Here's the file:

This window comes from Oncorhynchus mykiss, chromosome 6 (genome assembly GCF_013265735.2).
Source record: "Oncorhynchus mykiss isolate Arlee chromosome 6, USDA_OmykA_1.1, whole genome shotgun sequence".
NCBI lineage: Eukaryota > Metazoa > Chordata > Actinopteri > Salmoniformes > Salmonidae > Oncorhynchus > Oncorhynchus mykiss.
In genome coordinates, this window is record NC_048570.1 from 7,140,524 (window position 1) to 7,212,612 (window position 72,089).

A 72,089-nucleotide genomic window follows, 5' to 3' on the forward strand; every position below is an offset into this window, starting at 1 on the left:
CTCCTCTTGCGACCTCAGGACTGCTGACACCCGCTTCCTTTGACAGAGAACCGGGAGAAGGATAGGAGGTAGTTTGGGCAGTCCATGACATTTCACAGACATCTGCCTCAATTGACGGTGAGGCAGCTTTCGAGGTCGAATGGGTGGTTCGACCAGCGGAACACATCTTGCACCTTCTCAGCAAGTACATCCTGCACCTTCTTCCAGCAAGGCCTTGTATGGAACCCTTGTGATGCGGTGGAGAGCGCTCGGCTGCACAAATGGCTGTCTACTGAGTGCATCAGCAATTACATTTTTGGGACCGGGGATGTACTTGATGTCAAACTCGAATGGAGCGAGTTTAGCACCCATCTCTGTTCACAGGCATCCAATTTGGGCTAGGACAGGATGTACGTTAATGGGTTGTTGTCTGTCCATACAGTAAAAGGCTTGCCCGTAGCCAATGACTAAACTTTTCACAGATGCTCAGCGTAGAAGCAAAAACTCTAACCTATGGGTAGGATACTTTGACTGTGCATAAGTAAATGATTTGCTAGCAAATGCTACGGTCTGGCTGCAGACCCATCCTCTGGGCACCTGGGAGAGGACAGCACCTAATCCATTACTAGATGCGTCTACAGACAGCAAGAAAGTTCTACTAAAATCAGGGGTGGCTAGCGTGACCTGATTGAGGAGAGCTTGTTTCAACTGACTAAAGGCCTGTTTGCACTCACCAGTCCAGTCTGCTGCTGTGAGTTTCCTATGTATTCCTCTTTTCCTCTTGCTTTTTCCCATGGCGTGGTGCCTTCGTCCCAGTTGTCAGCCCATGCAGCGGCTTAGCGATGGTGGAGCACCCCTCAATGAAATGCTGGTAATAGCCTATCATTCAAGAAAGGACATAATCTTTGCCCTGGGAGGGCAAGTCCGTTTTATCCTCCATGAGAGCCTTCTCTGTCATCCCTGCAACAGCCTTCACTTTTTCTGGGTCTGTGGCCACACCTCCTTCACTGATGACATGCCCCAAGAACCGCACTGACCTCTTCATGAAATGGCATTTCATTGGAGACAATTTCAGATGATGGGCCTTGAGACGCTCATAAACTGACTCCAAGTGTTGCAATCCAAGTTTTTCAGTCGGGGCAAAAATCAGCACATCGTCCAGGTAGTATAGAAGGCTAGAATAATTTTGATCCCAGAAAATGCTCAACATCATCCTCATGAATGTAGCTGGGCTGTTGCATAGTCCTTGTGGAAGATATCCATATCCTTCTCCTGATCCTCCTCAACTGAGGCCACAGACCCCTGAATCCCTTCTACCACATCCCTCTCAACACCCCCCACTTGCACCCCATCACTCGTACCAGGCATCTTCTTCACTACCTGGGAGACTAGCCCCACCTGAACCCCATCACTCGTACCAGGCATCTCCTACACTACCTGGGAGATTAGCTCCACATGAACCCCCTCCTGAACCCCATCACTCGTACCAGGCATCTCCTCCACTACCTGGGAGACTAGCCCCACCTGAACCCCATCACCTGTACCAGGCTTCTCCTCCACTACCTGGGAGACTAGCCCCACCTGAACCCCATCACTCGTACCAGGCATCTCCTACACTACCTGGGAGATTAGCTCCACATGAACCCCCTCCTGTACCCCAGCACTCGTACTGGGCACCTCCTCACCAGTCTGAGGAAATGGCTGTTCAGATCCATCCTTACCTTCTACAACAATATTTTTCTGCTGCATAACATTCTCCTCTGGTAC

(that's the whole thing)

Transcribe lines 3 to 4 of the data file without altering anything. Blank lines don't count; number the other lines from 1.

NCBI lineage: Eukaryota > Metazoa > Chordata > Actinopteri > Salmoniformes > Salmonidae > Oncorhynchus > Oncorhynchus mykiss.
In genome coordinates, this window is record NC_048570.1 from 7,140,524 (window position 1) to 7,212,612 (window position 72,089).